In November 2022, Mr. Smith was appointed special counsel on issues related to the Capitol breach, just days after President Trump announced his candidacy. This summer, he unsealed the indictment against President Trump alleging criminal conspiracy in his actions to challenge the 2020 results, tying much of the case to Jan. 6, 2021.

U.S. Circuit Judge Sri Srinivasan ruled that President Trump was acting as candidate Trump in much of what he is being sued for and that his actions weren’t official acts of a president.

“When a sitting president running for re-election speaks in a campaign ad or in accepting his political party’s nomination at the party convention, he typically speaks on matters of public concern. Yet he does so in an unofficial, private capacity as office-seeker, not an official capacity as office-holder. And actions taken in an unofficial capacity cannot qualify for official-act immunity,” he wrote, rejecting an appeal filed by President Trump, who is also facing civil lawsuits related to Jan. 6, 2021.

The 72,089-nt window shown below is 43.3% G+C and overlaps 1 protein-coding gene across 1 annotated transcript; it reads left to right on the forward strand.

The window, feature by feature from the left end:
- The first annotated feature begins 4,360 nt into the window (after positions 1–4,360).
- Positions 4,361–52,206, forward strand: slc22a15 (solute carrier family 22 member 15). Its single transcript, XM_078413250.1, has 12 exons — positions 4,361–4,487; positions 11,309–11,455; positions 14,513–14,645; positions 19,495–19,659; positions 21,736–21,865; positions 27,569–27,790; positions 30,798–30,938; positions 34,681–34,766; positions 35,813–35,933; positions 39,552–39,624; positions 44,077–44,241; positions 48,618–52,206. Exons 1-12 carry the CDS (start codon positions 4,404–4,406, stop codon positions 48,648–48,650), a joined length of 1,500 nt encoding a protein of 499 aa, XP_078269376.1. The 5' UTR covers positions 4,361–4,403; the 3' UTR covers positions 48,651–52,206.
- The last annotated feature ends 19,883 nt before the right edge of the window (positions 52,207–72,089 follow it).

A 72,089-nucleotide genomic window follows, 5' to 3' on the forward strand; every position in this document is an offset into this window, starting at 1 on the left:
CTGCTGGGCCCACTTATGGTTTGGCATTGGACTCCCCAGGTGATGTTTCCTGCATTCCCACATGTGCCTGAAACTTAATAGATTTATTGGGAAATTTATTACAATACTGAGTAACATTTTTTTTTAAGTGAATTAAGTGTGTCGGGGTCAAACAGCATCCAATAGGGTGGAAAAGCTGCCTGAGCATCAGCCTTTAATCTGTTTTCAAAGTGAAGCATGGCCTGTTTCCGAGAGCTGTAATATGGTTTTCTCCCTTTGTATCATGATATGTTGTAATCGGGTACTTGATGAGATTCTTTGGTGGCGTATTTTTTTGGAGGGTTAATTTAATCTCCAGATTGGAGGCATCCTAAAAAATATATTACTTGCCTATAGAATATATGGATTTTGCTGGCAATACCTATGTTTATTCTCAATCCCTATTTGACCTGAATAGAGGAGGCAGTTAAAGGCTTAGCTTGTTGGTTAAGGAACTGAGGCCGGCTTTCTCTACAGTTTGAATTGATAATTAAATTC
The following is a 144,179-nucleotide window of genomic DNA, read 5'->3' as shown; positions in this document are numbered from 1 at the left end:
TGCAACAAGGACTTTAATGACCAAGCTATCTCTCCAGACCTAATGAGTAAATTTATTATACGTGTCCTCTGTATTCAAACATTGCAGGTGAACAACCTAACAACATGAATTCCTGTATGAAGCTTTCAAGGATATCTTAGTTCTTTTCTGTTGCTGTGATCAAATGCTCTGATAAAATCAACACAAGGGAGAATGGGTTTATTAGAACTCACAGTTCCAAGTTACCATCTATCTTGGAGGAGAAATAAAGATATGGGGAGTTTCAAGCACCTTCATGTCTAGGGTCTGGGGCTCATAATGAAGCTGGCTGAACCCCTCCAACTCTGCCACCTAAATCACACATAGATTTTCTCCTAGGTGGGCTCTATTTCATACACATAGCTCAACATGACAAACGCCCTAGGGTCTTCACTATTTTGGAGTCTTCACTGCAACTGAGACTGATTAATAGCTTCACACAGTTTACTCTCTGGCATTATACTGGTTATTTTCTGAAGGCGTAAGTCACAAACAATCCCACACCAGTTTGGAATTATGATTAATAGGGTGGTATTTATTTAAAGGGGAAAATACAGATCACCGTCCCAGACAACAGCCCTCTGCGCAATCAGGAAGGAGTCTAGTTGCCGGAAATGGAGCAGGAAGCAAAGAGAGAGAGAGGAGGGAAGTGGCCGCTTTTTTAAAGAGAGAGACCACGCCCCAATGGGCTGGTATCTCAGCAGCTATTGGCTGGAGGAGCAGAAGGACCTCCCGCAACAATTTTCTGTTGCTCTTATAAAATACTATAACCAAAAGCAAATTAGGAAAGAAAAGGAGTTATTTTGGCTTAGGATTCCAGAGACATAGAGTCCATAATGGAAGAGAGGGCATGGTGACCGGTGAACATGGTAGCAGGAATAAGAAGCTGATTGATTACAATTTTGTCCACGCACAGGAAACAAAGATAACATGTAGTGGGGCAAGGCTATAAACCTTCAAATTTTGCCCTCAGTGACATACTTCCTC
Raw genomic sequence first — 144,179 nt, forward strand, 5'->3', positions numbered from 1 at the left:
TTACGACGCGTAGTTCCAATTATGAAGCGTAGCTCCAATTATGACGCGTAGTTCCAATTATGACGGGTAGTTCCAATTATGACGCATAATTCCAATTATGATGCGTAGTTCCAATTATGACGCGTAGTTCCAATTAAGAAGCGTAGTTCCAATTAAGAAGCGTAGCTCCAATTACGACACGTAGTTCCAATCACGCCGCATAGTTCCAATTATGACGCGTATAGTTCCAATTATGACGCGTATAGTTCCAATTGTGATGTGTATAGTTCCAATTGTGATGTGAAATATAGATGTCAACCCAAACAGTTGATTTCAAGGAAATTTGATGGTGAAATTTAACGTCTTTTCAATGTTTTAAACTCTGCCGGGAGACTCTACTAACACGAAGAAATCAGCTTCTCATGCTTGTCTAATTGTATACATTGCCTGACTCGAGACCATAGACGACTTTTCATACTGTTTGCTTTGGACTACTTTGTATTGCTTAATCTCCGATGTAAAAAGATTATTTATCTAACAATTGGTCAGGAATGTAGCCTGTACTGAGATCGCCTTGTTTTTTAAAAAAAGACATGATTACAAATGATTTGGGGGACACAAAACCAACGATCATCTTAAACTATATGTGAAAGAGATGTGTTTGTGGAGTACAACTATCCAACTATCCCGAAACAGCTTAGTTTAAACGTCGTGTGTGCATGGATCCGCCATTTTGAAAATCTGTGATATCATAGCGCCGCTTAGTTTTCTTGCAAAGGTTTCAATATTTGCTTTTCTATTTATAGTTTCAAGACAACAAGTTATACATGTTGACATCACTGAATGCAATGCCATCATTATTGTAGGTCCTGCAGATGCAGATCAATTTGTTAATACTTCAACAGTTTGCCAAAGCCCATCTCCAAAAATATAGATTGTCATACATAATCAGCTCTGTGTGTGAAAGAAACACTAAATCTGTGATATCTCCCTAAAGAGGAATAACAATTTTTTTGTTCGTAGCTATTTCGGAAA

The judge added that the rejection of presidential immunity in this case assumes truth in the plaintiffs’ allegations against him, which will need to play out in district court.

“When these cases move forward in the district court, [President Trump] must be afforded the opportunity to develop his own facts on the immunity question if he desires to show that he took the actions alleged in the complaints in his official capacity as President rather than in his unofficial capacity as a candidate,” he wrote. “At the appropriate time, he can move for summary judgment on his claim of official-act immunity.”